Thursday, October 10, 2019

Blood Pressure - Risks and Concerns

by Ann-Marie Regina, ND (pending)

File:Bloodpressurecuff.jpgWhen your heart pumps to circulate blood throughout your body, it creates a pressure on your arteries, this is called blood pressure. This pressure is necessary to force blood to areas of your body that are farthest away from your heart like your fingers and toes.

So what is a healthy blood pressure reading for you? Everyone is different and there is a healthy range that is acceptable for each individual person. To determine if your blood pressure is at the right level for you, weight, height, level of exercise, family history, diet and any medical conditions that you may have, are necessary for a customized and accurate measurement.

High blood pressure (Hypertension)

When the pressure of blood on your arteries is too high, damage occurs resulting in an immune response. Immune cells try to fix the damage by covering the area with a plaque and cholesterol deposits, almost like a bandaid. The plaque may fix the damage, but it causes the artery walls to stiffen and become narrow. This process will continue as long as the blood pressure remains high. The more narrow the artery becomes, the more likely it can become clogged leading to heart disease.

So how do we recognize the symptoms of high blood pressure? The only way to know if you have high blood pressure is to have your blood pressure taken. High blood pressure is typically silent, meaning there are no symptoms.

Common risk factors for high blood pressure include:
  • Smoking
  • Stress especially is unrelenting or if poor coping skills
  • Family history or personal history of cardiovascular disease
  • Obesity, especially if carrying the weight in the abdomen or waist
  • Lack of exercise or too much strenuous exercise
  • Poor diet or imbalanced diet

Low blood pressure (Hypotension)

Making sure that your blood pressure is in a healthy range is important to your cardiovascular health. This also includes checking if your blood pressure is too low. Symptoms such as weakness, fatigue, dizziness, headache or feeling faint can be signs of low blood pressure and will have significant consequences on your health. If your blood pressure is too low, areas of the body such as the hands, feet and brain are not getting the blood and nutrients they need to function optimally. This will increase your risk of a stroke, dementia, peripheral neuropathy, erectile dysfunction, severe fatigue, hemorrhoids and varicose veins.

Common risk factors and diseases that can cause problematic low blood pressure include:

How often should you monitor your blood pressure?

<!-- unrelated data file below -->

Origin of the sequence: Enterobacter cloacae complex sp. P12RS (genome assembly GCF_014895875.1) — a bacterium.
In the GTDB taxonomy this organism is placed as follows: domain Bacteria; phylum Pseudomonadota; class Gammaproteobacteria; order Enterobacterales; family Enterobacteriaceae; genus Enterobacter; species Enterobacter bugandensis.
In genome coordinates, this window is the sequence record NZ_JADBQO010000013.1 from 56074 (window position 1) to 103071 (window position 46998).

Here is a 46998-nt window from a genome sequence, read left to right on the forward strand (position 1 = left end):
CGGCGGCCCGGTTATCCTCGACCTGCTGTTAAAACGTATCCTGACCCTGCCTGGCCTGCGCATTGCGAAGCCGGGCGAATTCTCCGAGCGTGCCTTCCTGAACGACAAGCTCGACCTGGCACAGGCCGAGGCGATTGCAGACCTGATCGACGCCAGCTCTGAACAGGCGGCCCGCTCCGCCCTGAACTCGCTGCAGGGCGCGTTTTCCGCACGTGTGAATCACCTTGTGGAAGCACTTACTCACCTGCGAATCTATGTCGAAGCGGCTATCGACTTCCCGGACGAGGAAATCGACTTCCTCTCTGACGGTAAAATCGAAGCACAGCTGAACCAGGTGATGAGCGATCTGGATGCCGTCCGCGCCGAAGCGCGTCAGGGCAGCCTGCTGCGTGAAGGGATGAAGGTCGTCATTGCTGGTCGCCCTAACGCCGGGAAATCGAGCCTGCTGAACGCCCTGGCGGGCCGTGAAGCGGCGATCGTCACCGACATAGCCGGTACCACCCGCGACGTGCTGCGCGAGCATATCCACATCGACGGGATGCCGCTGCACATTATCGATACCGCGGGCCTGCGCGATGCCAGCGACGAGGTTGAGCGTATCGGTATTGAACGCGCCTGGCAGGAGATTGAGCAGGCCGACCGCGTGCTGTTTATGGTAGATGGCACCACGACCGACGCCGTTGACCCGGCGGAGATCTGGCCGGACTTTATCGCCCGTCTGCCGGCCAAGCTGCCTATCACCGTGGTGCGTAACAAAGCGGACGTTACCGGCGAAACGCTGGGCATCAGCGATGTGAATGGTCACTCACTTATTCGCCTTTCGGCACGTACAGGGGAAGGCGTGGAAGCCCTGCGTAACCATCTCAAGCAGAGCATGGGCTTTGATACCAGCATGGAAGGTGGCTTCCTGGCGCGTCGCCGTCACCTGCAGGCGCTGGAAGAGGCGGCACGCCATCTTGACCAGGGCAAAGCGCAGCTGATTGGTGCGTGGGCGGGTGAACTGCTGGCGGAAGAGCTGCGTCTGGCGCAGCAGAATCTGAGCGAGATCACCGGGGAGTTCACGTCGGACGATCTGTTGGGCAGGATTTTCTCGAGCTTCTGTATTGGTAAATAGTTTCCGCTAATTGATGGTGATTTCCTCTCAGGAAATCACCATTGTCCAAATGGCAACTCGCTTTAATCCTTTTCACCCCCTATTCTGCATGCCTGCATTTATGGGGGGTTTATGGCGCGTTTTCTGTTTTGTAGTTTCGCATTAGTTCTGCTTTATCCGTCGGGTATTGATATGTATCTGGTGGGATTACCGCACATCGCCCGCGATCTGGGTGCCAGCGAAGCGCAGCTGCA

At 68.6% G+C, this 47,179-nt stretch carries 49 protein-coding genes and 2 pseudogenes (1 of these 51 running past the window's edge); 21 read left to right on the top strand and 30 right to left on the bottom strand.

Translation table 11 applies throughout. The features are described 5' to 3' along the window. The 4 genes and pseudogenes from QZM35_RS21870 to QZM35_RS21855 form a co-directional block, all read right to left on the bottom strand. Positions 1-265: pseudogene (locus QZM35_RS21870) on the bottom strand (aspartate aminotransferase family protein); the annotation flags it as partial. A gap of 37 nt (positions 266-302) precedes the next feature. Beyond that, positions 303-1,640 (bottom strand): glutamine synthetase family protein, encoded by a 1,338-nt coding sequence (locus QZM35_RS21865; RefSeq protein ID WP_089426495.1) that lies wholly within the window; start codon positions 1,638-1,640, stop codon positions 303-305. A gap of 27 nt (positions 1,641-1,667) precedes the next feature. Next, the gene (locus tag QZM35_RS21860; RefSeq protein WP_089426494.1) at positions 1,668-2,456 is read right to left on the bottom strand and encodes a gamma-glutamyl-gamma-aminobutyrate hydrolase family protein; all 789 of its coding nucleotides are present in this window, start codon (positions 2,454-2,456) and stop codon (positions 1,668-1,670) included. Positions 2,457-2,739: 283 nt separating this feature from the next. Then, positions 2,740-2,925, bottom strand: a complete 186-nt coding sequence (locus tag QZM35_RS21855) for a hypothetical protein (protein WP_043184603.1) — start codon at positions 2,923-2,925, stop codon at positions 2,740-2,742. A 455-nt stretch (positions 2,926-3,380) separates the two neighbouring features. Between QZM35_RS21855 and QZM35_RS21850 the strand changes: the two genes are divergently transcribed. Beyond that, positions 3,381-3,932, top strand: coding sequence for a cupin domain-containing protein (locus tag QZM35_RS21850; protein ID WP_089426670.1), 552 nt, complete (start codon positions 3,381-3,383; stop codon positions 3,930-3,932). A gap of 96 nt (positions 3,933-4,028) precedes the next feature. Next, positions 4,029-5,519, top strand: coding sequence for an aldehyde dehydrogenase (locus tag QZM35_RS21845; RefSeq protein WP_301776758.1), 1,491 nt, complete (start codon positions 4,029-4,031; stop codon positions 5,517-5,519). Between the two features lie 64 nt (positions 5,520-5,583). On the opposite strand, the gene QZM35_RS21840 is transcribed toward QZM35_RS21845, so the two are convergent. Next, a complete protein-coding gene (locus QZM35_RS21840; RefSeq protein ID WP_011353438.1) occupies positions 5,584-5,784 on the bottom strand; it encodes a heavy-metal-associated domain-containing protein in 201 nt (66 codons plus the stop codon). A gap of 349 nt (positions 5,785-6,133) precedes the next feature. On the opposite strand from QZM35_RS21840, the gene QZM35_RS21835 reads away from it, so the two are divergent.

If you have been on medication for blood pressure for awhile, you would check your blood pressure about once a week. If you are changing any medications, blood pressure or otherwise, ideally monitor your blood pressure once or twice a day for 10 days, or as advised by your healthcare practitioner.

If your blood pressure is generally stable and you aren't on any medications, we recommend checking your blood pressure at least every month or if there is a reason to be concerned. Changing your  routine significantly such as beginning a new exercise regime, major changes to your diet, stopping smoking or other changes may impact on your blood pressure and therefore it is best to check your blood pressure more frequently so that you know the impact.

Another good reason to check your blood pressure is if you experience any new symptoms that are out of the ordinary for you or are concerning.

Complimentary Blood Pressure Check!

We are pleased to announce that every Friday between 12-4, you are able to come into our clinic for a complimentary blood pressure check. This will be a drop in service, so you do not need to book an appointment.

Wednesday, October 9, 2019

Do you have ear pain, itchiness, hearing loss? You need your ears checked!!

by Dr. Jessica Nesbitt, ND

Ear wax (cerumen) is a normal substance made by the cells lining the ear canal that helps to protect, clean, and keep the ears healthy.  When dust or dirt enters the ear, the ear wax provides a sticky substance that traps the debris and prevents it from travelling deeper into the ear canal.

Ear wax will normally make its way to the outside of the ear canal through the motion of our jaw, and by chewing food. At this point, it can flake off or be washed off.

Sometimes this natural process can be uninterrupted, and a build up of ear wax can occur. This is called impaction.  When this occurs, the ear canal will be either partially or full blocked and lead to symptoms such as:

  • ear pain
  • itching
  • sense of fullness in the ear
  • hearing loss
  • change in hearing aid function
  • odour coming from the ear

Keep in mind that it is possible to not have any symptoms at all. I have found throughout my years of practice that on routine physical exams many patients did have impacted ear wax and were not aware of it all.  It is important to have your ears checked yearly, or if you start to experience any of the above symptoms. 

In my clinical practice I have found that anyone of any age can have impacted ear wax. But, more commonly I have found it in children 2-6 years old, senior citizens and those who use hearing aids, or ear plugs. Other risk factors associated with impacted ear wax are; yeast/candida overgrowth,  having hairy ear canals, a narrow ear canal, people with re occurring ear infections, and swimmers.